Monday, 22 February 2016

Oh, dear. Looks like I have to back rank ineptitude.

On balance, I’m inclined to believe David Cameron when he says that he favours Britain’s continued membership of the European Union.

I say “on balance” because I find it difficult to discern anything in Cameron that could be called a principle or a conviction. Apart from one sincerely held belief: he is entirely committed to the notion that he should win and hold office. He’s actually rather good at that. Not much good at anything else, including doing much that’s useful with the office once he’s won it, but the winning he’s proved good at. 

It’s a classic tactic of good sales work to be careful where you set your customer’s expectations. Clearly, if you promise to provide the best flavor anyone ever tasted, you’re in serious danger of disappointing. “Probably the best beer in the world” is an intelligent slogan: it sets admirably high aspirations, without actually presenting Carlsberg as having fulfilled them and therefore putting the bar too high.

Bar in either sense.

Probably the best beer? Certainly good marketing
Cameron, inept at managing the power he’s so good at winning, has set the bar far too high on the EU. He’s faced with a right wing of his own party that is intent on damning the EU and all its works, and getting Britain out at the earliest opportunity, which is far too powerful for a man of his limited political skills to manage. It might have beyond any politician without the ability of, say, an Abraham Lincoln, but it was beyond his.

So he has carefully calculated a stance that said that he fully understood dissatisfaction with the EU, indeed sympathised with it. He would, therefore, hold a referendum in which the British people would be able to have their say over continuing membership of the EU. In the meantime, sharing their concern about the defects of the Union, he would negotiate such a wonderful package of reforms, that even those who were persuaded that it was not for them, unreformed, would come round to his view and back staying in.

Sadly, the other 27 governments of the EU were only prepared to go so far and no further to accommodate British demands. Cameron has only been able to negotiate minor changes in the way the EU operates, and is now desperately trying to present them as radical and fundamental.

In other words, he set the bar high, and now can’t hit it.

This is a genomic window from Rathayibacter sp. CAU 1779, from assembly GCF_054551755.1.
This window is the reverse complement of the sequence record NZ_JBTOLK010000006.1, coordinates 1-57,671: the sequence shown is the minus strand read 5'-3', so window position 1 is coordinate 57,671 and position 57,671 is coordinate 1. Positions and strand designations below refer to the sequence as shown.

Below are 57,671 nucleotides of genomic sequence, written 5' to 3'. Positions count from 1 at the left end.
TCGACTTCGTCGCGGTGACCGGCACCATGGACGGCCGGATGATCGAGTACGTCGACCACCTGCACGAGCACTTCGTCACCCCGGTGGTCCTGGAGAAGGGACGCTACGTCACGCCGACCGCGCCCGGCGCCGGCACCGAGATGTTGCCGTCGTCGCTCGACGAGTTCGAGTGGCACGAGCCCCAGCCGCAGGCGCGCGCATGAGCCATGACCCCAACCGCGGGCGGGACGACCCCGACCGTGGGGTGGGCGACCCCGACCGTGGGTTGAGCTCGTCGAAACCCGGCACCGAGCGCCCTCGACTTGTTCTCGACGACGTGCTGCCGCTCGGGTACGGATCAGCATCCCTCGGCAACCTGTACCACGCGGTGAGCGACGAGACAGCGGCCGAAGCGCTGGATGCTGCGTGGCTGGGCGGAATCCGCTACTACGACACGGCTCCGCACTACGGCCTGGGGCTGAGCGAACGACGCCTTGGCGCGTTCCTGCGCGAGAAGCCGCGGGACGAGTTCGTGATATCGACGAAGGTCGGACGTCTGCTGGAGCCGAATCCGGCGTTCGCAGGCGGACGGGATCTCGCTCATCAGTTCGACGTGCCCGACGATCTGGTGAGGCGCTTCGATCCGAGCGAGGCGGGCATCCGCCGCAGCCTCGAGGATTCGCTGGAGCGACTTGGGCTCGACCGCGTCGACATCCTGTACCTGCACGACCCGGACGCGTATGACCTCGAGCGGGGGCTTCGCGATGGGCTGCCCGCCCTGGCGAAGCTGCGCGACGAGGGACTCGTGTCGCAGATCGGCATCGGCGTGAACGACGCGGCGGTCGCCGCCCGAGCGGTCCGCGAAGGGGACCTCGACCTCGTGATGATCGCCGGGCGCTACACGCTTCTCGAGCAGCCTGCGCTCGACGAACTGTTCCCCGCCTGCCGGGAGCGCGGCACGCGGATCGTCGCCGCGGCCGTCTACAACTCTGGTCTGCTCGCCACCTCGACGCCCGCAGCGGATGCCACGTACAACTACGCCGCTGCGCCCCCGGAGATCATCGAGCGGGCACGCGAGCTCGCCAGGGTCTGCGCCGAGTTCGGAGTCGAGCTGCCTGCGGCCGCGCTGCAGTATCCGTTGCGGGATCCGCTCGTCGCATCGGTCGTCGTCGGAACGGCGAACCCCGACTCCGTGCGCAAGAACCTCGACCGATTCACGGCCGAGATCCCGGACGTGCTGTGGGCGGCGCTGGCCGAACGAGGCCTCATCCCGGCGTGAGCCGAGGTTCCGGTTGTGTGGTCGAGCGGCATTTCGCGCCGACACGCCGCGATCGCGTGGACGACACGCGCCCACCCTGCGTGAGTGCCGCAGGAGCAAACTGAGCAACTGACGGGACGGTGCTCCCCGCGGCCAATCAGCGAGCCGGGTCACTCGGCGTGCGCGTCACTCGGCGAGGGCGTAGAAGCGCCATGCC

That gives huge encouragement to the anti-EU movement. Boris Johnson, current Mayor of London who aspires to be leader of the Conservative Party and Prime Minister, has seen his chance. He has aligned himself with the campaign to leave. The long-term future of the country matters less than the short-term future of Boris Johnson, and he believes the votes are with Britain leaving, with Brexit.

Will it be enough to win the argument? Well, on his own Boris won’t change the way views are flowing. It’s more a matter of his wanting to ride on a wave that’s already flowing towards the Brexit. If he’s proved right, Cameron will emerge from a referendum defeat gravely wounded, possibly so badly that he’ll be forced to step down. That might give Boris his chance. Unless it ends up opening the door for someone more ghastly still (yes, the Conservative Party has worse even than Boris to offer us).

Conversely, if Britain defies the present trends in the polls and votes to stay in the EU, Cameron will live to fight another day. Sad for those of us who would like to see a man that poorly qualified booted out of his job. On the other hand, the price of leaving the EU is far too high for seeing Cameron sacked.

So I face the doleful dilemma of having to campaign for an outcome which would leave Cameron in Downing Street. I shall be seeking a referendum victory that would once more veil his utter incompetence, at least from those who don’t want to see it. But staying in is worth even the price of living with Cameron a little longer.

After all, however little we can rely on him for, it’s absolutely certain he’ll find other opportunities to prove how inadequate he is to be Prime Minister.

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